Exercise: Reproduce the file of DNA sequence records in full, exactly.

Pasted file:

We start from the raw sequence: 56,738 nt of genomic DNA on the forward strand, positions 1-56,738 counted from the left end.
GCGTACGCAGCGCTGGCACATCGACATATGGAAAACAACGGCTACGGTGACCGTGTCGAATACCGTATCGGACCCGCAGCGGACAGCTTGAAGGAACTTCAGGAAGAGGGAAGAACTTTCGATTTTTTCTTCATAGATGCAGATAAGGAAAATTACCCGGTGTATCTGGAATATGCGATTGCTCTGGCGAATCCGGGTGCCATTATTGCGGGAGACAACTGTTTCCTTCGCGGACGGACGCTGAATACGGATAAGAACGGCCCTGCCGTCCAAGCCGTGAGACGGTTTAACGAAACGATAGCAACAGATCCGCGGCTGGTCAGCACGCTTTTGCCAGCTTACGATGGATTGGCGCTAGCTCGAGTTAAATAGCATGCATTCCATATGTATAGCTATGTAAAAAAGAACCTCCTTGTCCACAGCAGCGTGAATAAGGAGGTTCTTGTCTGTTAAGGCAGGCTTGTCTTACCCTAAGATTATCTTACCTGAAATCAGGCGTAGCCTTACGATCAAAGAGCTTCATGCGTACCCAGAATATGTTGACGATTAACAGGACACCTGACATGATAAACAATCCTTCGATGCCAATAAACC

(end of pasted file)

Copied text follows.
We start from the raw sequence: 56,738 nt of genomic DNA on the forward strand, positions 1-56,738 counted from the left end.
GCGTACGCAGCGCTGGCACATCGACATATGGAAAACAACGGCTACGGTGACCGTGTCGAATACCGTATCGGACCCGCAGCGGACAGCTTGAAGGAACTTCAGGAAGAGGGAAGAACTTTCGATTTTTTCTTCATAGATGCAGATAAGGAAAATTACCCGGTGTATCTGGAATATGCGATTGCTCTGGCGAATCCGGGTGCCATTATTGCGGGAGACAACTGTTTCCTTCGCGGACGGACGCTGAATACGGATAAGAACGGCCCTGCCGTCCAAGCCGTGAGACGGTTTAACGAAACGATAGCAACAGATCCGCGGCTGGTCAGCACGCTTTTGCCAGCTTACGATGGATTGGCGCTAGCTCGAGTTAAATAGCATGCATTCCATATGTATAGCTATGTAAAAAAGAACCTCCTTGTCCACAGCAGCGTGAATAAGGAGGTTCTTGTCTGTTAAGGCAGGCTTGTCTTACCCTAAGATTATCTTACCTGAAATCAGGCGTAGCCTTACGATCAAAGAGCTTCATGCGTACCCAGAATATGTTGACGATTAACAGGACACCTGACATGATAAACAATCCTTCGATGCCAATAAACC